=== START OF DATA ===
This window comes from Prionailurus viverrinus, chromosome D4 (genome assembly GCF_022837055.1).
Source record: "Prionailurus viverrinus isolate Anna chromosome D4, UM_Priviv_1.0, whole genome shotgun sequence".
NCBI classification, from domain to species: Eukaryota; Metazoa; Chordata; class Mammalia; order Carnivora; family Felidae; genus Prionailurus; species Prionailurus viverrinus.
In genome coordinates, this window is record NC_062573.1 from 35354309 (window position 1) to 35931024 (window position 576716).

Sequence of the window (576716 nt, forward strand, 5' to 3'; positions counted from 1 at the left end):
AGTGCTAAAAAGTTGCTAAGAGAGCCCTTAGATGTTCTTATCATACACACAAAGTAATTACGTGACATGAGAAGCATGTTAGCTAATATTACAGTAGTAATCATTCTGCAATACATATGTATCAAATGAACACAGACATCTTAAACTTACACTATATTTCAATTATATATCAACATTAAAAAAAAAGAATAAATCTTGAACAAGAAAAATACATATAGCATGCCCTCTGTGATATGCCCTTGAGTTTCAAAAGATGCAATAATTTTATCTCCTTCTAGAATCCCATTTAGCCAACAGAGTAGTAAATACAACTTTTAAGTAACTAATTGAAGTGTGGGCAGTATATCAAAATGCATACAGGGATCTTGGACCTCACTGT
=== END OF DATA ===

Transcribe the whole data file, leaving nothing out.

This window comes from Prionailurus viverrinus, chromosome D4 (genome assembly GCF_022837055.1).
Source record: "Prionailurus viverrinus isolate Anna chromosome D4, UM_Priviv_1.0, whole genome shotgun sequence".
NCBI classification, from domain to species: Eukaryota; Metazoa; Chordata; class Mammalia; order Carnivora; family Felidae; genus Prionailurus; species Prionailurus viverrinus.
In genome coordinates, this window is record NC_062573.1 from 35354309 (window position 1) to 35931024 (window position 576716).

Sequence of the window (576716 nt, forward strand, 5' to 3'; positions counted from 1 at the left end):
AGTGCTAAAAAGTTGCTAAGAGAGCCCTTAGATGTTCTTATCATACACACAAAGTAATTACGTGACATGAGAAGCATGTTAGCTAATATTACAGTAGTAATCATTCTGCAATACATATGTATCAAATGAACACAGACATCTTAAACTTACACTATATTTCAATTATATATCAACATTAAAAAAAAAGAATAAATCTTGAACAAGAAAAATACATATAGCATGCCCTCTGTGATATGCCCTTGAGTTTCAAAAGATGCAATAATTTTATCTCCTTCTAGAATCCCATTTAGCCAACAGAGTAGTAAATACAACTTTTAAGTAACTAATTGAAGTGTGGGCAGTATATCAAAATGCATACAGGGATCTTGGACCTCACTGT